Wednesday, February 1, 2012

1968: Oh me, oh my

I don't remember a whole lot about 1968. Well, nothing at all really apart from I know it was the year my brother was born and remember going to stay with my aunt and uncle until he'd popped out.

According to legend she took me with her on a shopping trip to Winchester where I inevitably sang Winchester Cathedral at the top of my voice down the high street, then asked a fat woman if she was having a baby like my mummy was. How we laugh about it now.

When my brother arrived I was taken into see him and I do remember on the cot was a present for me which turned out to be Captain Scarlet's car. I was mad on Captain Scarlet. When asked what I'd like to call the new arrival, well, you can guess the rest.

Funny what you remember though, isn't it? I didn't even know that I Can't Let Maggie Go was a song in its own right for years. I thought it was just the Nimble bread jingle, which I'm sure must have played out for years and years it's so ingrained in my head.
Who from that era doesn't recall the superslim popsy floating off in a hot air ballooon?

Now I know this song to be a folky thing of great beauty by the curiously-named and now forgotten baroque pop purveyors Honeybus. It may well be one of the only songs I remember from the Sixties at the time, though it may not have been used until the dawn of the Seventies and even then I don't think this is actually Honeybus singing. Maggie: is there a more Seventies woman for a hip young woman about town who's busy watching her weight by day and go-go dancing in hotpants by night?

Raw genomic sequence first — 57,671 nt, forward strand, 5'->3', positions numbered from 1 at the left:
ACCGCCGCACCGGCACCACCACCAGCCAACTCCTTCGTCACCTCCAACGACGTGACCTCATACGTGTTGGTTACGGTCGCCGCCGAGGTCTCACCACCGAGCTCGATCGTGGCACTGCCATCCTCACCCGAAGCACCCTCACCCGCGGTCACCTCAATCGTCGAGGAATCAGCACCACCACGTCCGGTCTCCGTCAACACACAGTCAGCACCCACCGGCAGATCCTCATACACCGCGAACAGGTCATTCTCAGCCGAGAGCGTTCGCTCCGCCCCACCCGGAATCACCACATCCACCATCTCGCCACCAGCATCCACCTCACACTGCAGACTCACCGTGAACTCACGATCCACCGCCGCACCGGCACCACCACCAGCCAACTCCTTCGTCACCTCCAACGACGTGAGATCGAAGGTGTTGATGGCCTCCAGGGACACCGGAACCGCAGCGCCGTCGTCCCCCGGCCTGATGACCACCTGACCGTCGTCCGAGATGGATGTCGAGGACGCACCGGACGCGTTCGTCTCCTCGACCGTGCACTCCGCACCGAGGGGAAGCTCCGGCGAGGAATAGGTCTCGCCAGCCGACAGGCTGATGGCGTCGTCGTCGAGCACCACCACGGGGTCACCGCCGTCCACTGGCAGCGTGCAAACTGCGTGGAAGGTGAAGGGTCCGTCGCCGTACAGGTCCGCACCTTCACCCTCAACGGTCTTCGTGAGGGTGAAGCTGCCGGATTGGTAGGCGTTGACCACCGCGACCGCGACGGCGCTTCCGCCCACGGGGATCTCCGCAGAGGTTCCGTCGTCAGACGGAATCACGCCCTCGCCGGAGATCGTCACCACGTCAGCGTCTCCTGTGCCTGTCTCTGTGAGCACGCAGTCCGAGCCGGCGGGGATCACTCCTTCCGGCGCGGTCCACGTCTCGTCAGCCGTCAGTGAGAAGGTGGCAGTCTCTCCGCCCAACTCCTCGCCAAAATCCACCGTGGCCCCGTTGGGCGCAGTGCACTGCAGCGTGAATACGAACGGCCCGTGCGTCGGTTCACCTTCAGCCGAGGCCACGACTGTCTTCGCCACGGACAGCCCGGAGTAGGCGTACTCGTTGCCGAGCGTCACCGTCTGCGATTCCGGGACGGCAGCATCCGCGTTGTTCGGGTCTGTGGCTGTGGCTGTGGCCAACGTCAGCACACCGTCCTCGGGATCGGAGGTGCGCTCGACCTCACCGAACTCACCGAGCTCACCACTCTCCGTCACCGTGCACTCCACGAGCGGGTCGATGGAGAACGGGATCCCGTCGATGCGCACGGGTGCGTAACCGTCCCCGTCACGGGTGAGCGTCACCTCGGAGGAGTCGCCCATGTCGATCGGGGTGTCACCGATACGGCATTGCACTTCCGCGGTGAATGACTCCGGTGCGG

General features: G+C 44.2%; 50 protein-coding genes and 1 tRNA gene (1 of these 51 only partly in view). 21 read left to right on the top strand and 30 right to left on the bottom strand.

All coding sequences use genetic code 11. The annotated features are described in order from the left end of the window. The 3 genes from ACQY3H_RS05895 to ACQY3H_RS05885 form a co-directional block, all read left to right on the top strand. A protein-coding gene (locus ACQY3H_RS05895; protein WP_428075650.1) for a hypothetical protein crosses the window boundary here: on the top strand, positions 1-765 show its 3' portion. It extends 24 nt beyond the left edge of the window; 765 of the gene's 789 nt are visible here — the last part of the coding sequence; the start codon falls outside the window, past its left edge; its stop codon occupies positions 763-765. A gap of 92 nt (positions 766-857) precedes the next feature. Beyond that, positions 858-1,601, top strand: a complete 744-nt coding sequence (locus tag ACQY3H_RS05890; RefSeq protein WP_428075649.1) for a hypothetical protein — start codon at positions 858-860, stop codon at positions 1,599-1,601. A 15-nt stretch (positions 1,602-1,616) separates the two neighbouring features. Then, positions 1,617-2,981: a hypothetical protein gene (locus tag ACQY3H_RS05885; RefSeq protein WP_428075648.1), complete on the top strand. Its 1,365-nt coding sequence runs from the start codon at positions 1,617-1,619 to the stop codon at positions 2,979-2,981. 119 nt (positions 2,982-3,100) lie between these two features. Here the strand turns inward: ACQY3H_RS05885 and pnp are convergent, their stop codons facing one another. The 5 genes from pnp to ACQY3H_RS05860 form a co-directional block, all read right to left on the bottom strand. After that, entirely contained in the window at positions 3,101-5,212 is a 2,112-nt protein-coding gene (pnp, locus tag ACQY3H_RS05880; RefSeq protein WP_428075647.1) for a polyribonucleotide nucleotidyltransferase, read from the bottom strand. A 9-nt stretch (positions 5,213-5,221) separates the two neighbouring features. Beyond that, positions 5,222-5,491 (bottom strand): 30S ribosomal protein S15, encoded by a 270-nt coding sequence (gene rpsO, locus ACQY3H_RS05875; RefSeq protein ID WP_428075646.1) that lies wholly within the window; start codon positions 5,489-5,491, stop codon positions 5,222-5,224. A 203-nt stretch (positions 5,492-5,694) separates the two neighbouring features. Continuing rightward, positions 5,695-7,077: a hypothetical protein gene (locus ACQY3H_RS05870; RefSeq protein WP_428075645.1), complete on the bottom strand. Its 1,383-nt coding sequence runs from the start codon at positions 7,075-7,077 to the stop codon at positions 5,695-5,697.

I'm sure you know this ad and this song. If not:


  1. Yes to Captain Scarlet, I'd love to see a live action version. I heard from someone in the know last week - the reason the Spectrum crowd were typically sitting down, riding about - and using moving footpaths/seats etc was to limit the jerky Thunderbirds style movements.

    PS - for related goodies get this in your Ebay basket

  2. Ah, Nimble. It featured heavily in our home as my Mum and grown-up sisters were always in a half-hearted battle with their weight. What my Mum failed to grasp was that 'low calorie' didn't mean 'calorie free'. Consequently she would tuck into Nimble by the entire loaf, and then wonder why "it didn't work". I used to sing this song at her to torment her. Happy days.